Thursday, 30 May 2013

When To Let The Reader Into The Character's Head

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Direct narrative is when you have the reader experience a scene through a character. Doing what they do, feeling what they feel.

Indirect narrative is when the reader is told what just happened without getting a blow by blow report.

In most cases you’re going to write in direct narrative as much as possible. It’s more immediate and engaging, and makes it easier for the reader to connect with the character. First person narrative in particular is mainly written in this mode.

But there are times when you don’t want to live through every second of a story. Knowing when it is beneficial to the story to live through every moment, and when it’s just padding things out unnecessarily isn’t always obvious. Fortunately there’s a rule of thumb that can help make it clear which way to go.

Monday, 27 May 2013

Don't Go Full Cinders

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The Cinderella story is an archetypal narrative structure that can be found in many books, both by established and aspiring writers.

A put upon person, treated unfairly and cruelly through no fault of their own, overcomes their unjust circumstances to win great rewards and happiness.

It’s an appealing format because it creates a sympathetic underdog who triumphs against adversity; the kind of struggle we’d all like to think we could battle and win.

But there are two problems with the Cinderella story that make her an awkward fit for the modern world.

Thursday, 23 May 2013

Inciting Incident(s)

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The inciting incident is the thing that happens somewhere in the first part of a story that changes things for the main character and puts them on the path to adventure (or romance, or tragedy, or whatever).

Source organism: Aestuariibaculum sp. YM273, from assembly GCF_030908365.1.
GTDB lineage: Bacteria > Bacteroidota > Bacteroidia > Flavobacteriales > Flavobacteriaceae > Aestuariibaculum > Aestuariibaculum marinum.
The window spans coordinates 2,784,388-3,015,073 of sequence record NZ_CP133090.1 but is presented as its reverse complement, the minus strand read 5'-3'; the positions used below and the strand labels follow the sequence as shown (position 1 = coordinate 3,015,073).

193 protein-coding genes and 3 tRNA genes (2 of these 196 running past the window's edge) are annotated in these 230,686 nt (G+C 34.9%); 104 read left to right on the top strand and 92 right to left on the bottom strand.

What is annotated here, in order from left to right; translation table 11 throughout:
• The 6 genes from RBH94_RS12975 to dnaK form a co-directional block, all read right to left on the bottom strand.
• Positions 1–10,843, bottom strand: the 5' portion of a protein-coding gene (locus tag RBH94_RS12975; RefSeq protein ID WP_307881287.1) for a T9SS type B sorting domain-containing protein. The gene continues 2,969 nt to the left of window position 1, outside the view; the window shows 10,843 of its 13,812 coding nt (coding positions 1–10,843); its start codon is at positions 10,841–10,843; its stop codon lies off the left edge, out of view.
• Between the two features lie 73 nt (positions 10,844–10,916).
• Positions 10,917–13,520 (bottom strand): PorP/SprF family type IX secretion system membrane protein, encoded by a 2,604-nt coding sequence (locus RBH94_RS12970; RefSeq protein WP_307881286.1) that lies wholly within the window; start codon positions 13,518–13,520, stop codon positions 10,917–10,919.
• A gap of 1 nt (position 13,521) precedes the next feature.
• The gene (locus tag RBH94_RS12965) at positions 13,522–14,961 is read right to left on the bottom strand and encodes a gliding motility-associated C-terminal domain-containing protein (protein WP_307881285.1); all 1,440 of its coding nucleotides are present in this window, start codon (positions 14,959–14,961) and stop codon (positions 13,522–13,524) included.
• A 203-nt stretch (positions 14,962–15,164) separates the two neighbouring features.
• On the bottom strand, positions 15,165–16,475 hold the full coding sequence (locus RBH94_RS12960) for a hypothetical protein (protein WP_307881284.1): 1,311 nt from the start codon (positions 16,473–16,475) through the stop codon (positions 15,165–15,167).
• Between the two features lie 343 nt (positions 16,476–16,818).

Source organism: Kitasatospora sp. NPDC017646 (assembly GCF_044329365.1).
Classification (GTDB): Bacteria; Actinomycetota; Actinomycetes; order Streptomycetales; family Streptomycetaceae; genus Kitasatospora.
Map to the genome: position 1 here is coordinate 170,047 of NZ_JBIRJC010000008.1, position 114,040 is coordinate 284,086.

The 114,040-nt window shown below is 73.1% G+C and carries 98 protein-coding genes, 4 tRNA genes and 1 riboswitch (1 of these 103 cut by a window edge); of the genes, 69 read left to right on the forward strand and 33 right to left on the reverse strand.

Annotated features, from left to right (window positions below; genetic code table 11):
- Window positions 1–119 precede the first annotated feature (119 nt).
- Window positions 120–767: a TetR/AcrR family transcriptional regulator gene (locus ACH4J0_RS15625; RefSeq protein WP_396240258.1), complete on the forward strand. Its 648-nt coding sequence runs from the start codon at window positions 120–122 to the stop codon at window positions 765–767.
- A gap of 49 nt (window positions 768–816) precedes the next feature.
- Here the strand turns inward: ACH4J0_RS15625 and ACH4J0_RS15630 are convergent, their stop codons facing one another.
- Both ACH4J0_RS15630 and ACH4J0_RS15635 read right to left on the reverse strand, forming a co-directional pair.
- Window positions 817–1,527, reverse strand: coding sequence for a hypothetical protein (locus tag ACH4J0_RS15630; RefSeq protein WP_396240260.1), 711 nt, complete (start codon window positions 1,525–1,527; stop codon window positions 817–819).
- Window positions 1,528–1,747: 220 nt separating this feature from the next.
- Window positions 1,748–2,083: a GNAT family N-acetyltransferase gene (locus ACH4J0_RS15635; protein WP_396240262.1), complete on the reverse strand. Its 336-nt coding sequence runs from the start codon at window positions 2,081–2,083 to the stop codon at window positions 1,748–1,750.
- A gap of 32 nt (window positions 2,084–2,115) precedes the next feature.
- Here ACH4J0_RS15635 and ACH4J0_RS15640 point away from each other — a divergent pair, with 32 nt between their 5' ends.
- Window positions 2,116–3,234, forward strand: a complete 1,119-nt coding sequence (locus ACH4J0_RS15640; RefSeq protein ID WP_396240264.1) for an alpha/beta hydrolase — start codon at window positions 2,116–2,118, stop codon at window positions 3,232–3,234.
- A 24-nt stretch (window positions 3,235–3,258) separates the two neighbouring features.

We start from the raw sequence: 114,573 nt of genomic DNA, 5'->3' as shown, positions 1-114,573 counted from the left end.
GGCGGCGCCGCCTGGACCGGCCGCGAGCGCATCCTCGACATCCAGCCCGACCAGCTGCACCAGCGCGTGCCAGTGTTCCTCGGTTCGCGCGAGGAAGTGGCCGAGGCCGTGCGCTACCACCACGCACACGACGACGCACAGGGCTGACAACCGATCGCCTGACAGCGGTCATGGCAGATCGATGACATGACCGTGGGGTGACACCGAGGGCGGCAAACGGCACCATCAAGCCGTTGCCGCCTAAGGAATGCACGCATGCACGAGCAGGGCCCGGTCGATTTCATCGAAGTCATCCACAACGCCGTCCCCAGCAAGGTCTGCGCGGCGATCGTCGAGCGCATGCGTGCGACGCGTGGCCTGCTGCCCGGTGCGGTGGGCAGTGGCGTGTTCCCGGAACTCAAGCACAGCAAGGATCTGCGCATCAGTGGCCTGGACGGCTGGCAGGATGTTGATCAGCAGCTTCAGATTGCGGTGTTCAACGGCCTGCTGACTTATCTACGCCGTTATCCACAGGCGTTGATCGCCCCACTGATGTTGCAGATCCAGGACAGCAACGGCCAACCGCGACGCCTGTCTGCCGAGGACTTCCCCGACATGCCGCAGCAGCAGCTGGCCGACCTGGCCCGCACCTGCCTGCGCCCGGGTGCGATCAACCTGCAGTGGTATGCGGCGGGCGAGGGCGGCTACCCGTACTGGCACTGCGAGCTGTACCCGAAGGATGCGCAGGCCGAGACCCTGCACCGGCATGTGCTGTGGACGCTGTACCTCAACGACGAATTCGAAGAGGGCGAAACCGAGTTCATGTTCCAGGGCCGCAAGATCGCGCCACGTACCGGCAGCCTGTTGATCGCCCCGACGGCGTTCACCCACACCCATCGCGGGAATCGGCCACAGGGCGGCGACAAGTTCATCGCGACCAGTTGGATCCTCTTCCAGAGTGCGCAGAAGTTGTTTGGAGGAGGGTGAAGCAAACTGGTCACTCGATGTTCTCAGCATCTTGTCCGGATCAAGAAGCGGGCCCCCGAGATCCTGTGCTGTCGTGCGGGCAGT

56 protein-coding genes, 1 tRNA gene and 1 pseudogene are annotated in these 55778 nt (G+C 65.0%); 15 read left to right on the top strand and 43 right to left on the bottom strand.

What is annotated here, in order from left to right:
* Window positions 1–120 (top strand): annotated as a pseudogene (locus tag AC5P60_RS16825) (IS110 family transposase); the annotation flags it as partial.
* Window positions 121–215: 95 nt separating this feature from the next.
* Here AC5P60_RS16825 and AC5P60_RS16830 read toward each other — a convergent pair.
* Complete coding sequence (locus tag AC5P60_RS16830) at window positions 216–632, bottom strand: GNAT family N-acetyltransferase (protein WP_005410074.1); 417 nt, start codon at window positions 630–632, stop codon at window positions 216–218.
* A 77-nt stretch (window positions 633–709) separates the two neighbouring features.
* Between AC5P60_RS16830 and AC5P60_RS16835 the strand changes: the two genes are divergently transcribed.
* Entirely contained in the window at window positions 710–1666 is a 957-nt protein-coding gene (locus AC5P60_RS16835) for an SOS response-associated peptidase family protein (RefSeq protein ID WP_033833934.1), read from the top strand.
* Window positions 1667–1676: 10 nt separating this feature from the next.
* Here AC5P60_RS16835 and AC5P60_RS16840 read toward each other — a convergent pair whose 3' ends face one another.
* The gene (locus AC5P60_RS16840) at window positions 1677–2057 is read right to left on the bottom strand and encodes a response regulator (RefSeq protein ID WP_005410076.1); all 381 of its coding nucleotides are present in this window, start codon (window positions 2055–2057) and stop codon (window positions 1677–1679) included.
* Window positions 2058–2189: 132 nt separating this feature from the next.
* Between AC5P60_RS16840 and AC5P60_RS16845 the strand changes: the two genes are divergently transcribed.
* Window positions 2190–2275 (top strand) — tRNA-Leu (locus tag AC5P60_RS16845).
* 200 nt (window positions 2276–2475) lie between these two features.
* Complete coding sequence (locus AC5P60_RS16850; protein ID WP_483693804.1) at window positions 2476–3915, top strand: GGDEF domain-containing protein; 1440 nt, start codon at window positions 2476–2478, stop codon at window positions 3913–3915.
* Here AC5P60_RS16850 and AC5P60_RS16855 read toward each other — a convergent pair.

It’s a pretty well understood element in fiction, and even writers who aren’t aware of it will naturally work it into the story.

However, what isn’t always as obvious is that a story has more than one inciting incident. A lot more.

Monday, 20 May 2013

Things A Scene Needs

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Each character in a scene needs a goal. Obviously the main character’s goal is the most important, but every character should be aiming for something, and those goals should be acted on and in doing so affect one another.

This doesn’t just refer to the protagonist/antagonist relationship, it should be true of all characters in a scene.

Thursday, 16 May 2013

Content Of Your Character

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There’s no point having a story by the end of which the reader will know who your main character is and what he’s about.

You may think that the purpose of the story is to reveal this and that’s it’s intriguing for the reader not to be too sure where a character’s loyalties lie. That would be wrong.

Did you have a good idea of what kind of person Harry was before he got to Hogwart’s? Did you have a reasonable idea about Katniss before she got to the games?

The initial part of a story is to tell the reader the character’s values and beliefs. Once things kick off, then it’s time to test those values and beliefs.

Monday, 13 May 2013

Synopsis Support Pt 2

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A synopsis for a novel comes in two different forms.

The first is a very dry, play-by play outline of what happens without any frills or attempts to impress the reader.

The other is more of a selling document intended to get the reader to read the full manuscript.

Thursday, 9 May 2013

Synopsis Support

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Here’s what I want you to do: take your novel of 300 or so pages and rewrite it as a 500 word flash fiction piece, keeping all the major events and give me the same tone and the same pacing.

This is what it feels like for most of us when faced with having to do the synopsis.

Monday, 6 May 2013

Your Book In One Sentence Pt 2

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The recent post I did (HERE) on condensing your story into a line or two received some interesting feedback so this follow-up post will take a deeper look at the techniques involved in summing up the story into  something short, easy to understand and yet interesting. And the pitfalls along the way.

Bear in mind the idea isn’t to come up with a beautifully crafted slogan that makes people want to rush out and buy the book on the strength of the logline alone. Your job isn’t to invent bubblegum that tastes like a three course meal. If people want to experience those flavours they should just eat a three course meal.

This will be more about telling somebody what the story's about, whether they be an agent or your mother.
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